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PostPosted: Wed Oct 20, 2010 2:39 am 
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Hello everyone. My design thread can be found in this thread.

As of lately, for the most part, my build has been moving along at a somewhat slow but steady pace. I am nearing completion but there are still some things left to think about and take care of. Right now I am in the process of building soffit mounting boxes for my pair of Alesis Monitor Two speakers and after some consideration I decided it might be a good idea to ask the forum about a specific addition to the completed box design.

I have used the information supplied in the Alesis Monitor Two reference manual (Alesis website) to build my soffit boxes and I have attached some pictures of the results in this post.

My question is in regards to the rear vent of the Monitor Two. I know there have been a few posts on this subject in the forum but none that I felt answered the question of how the rear vent interacts with the soffit box. So my question is... when the speaker radiates, as in my feeble attempt at an illustration below, will this not create an undesired effect in the interaction with the speaker box. Even if the speaker box has an appropriate hole for venting.

In my case I have placed my box vent "perfectly" aligned/centered with the speaker vent and the monitor two's are "almost" (read: ~2mm) flush to the back of the box.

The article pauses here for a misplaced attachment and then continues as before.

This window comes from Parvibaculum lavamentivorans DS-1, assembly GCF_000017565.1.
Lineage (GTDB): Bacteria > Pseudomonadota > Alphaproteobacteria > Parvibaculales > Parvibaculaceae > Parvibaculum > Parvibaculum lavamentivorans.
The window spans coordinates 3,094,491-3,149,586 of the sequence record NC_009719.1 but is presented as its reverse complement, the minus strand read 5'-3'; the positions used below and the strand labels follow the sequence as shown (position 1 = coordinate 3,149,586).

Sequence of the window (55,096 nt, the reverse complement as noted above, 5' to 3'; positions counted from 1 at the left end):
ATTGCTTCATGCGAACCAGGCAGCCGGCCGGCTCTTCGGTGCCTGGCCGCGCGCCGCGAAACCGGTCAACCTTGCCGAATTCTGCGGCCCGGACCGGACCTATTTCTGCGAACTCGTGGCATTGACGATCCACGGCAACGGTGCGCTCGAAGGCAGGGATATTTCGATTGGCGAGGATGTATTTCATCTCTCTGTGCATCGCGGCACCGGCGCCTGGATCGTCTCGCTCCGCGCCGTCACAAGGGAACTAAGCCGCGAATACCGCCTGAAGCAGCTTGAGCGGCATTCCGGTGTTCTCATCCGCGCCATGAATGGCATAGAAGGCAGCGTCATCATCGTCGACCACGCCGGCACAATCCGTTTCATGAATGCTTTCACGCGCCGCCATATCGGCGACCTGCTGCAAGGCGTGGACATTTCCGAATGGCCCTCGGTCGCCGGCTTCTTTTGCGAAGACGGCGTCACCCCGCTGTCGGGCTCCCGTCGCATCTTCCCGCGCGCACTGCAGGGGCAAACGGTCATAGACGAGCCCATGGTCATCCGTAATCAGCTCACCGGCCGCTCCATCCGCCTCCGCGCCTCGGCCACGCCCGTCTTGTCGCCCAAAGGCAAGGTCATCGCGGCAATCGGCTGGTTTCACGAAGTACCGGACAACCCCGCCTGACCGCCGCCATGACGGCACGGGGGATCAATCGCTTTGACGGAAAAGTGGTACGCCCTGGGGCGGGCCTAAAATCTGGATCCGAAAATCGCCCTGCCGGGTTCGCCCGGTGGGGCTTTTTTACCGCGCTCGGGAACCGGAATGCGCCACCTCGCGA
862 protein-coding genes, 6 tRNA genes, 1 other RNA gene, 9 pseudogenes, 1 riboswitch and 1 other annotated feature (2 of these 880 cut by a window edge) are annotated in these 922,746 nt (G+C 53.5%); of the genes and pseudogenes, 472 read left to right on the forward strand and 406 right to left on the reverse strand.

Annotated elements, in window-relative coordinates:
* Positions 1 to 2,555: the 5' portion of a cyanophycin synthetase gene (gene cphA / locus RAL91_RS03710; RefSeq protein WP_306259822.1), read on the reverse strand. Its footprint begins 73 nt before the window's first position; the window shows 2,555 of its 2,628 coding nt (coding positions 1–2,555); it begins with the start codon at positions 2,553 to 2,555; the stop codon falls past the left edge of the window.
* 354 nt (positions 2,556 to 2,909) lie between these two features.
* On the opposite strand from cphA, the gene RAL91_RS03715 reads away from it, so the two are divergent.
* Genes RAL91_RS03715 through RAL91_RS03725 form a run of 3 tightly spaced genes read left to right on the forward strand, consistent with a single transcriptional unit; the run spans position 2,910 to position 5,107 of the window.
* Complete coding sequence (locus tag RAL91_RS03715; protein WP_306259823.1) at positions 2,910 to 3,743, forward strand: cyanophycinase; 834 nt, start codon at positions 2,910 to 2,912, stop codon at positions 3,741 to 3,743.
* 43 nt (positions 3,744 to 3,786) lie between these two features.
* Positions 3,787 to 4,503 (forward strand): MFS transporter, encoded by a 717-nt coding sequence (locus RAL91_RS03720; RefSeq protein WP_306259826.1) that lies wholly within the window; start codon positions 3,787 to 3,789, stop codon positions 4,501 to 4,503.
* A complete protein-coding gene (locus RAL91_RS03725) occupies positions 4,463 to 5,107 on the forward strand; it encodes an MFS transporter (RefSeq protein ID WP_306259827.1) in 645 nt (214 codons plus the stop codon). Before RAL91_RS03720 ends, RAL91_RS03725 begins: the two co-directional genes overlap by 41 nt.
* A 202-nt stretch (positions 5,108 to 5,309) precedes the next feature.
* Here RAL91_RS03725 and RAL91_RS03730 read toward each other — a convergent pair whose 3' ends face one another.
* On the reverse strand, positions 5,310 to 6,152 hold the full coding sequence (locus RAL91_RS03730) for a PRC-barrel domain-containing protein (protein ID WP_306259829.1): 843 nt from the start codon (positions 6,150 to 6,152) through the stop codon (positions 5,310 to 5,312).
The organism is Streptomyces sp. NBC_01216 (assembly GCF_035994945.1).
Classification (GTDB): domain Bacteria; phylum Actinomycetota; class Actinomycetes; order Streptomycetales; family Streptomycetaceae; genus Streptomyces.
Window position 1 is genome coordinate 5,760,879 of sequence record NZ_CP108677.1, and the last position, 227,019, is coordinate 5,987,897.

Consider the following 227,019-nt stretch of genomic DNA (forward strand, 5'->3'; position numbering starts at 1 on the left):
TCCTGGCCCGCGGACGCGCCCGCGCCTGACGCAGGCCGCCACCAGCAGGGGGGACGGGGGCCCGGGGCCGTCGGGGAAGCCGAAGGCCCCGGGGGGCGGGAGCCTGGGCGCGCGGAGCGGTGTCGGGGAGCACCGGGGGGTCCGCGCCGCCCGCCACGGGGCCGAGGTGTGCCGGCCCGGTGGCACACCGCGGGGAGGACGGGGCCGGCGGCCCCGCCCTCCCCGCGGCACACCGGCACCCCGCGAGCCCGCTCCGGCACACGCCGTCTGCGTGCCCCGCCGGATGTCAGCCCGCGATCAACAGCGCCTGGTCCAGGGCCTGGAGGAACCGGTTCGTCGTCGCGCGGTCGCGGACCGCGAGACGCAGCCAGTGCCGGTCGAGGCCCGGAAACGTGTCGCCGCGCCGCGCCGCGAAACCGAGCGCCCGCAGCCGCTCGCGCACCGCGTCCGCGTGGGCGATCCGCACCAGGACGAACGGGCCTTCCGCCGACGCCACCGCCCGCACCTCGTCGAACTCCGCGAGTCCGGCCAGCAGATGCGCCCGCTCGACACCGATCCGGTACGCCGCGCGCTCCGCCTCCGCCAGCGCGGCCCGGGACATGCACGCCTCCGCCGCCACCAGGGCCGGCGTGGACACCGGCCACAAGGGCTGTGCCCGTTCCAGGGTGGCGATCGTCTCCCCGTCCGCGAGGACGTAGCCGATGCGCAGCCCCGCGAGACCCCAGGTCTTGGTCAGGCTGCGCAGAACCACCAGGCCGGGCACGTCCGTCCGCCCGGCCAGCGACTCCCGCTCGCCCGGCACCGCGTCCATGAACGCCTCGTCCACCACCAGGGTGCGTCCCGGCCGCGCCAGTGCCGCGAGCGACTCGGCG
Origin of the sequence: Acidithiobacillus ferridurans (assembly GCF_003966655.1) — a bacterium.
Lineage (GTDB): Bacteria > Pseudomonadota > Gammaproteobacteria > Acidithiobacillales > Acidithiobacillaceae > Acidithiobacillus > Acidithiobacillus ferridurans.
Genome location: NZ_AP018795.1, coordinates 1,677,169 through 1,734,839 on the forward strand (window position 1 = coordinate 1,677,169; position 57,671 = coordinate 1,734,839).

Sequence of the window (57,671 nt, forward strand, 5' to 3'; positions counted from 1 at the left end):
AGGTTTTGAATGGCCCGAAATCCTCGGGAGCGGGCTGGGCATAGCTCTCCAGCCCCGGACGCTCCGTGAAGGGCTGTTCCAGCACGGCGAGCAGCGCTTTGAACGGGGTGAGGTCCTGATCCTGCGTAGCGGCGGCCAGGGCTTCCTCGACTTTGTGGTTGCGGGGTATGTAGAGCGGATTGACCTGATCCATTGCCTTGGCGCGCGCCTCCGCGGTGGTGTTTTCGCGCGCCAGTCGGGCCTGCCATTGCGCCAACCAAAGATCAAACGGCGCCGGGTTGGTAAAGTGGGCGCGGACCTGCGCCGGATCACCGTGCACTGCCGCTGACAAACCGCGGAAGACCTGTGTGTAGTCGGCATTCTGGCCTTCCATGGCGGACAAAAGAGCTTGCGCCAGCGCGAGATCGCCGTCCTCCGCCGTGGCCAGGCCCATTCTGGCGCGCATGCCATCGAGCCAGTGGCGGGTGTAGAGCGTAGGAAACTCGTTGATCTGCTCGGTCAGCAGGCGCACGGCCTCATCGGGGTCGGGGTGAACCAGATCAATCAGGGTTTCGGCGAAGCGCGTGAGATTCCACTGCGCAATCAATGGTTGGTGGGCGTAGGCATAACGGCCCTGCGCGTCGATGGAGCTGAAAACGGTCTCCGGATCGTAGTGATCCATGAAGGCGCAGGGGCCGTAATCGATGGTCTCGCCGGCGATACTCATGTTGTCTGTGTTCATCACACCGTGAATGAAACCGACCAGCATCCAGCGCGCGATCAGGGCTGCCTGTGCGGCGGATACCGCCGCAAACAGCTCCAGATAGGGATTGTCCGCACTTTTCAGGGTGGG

My immediate thought was to either extend the speaker vent into the box vent or place some kind of padding at the back of the soffit box to absorb the undesired effect (but I am sure this would create an even greater boost in low end response). If you where to soffit this type of speaker - what would you do?

Any comments on the subject would be great! Thank you. :)


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PostPosted: Wed Oct 20, 2010 3:48 am 
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From the manual, that appears to be a rear-ported speaker. I'm not sure if you can soffit mount those successfully.

If Barefoot is around, maybe he can answer that.

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PostPosted: Wed Oct 20, 2010 4:05 am 
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Soundman2020 wrote:
From the manual, that appears to be a rear-ported speaker. I'm not sure if you can soffit mount those successfully.

If Barefoot is around, maybe he can answer that.

- Stuart -


Hi Stuart,

Thank you for replying! Indeed they are rear-ported in the way I attempted to illustrate in my crude SketchUp image. I have seen a few topics on soffit mounting rear-ported speakers here on the forum and from what I can digest it is possible to do and still achieve a good result. Also, when I (very briefly) spoke to Mr. Gervais about a year and a half ago, he told me it would work well. If done properly, that is.

Maybe I should have added to the initial post that the main reason for my question is that Alesis recommends, at least, six inches of free space behind the speaker in order for it to vent properly. I have gone a bit further and allocated seven inches from the rear of the box to the wall in the soffit.

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PostPosted: Wed Oct 20, 2010 8:37 am 
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if you leave enough space in the back and enough vent space (usually top and bottom of the box) and have a way t omake some adjustments for the change in bass response, i believe a number of folks have both said soffit mounting speakers with rear ports and/or passive radiators will work. you just want to make sure you do not clog up the rear port or dampen the rear radiator because it will significantly change the loading.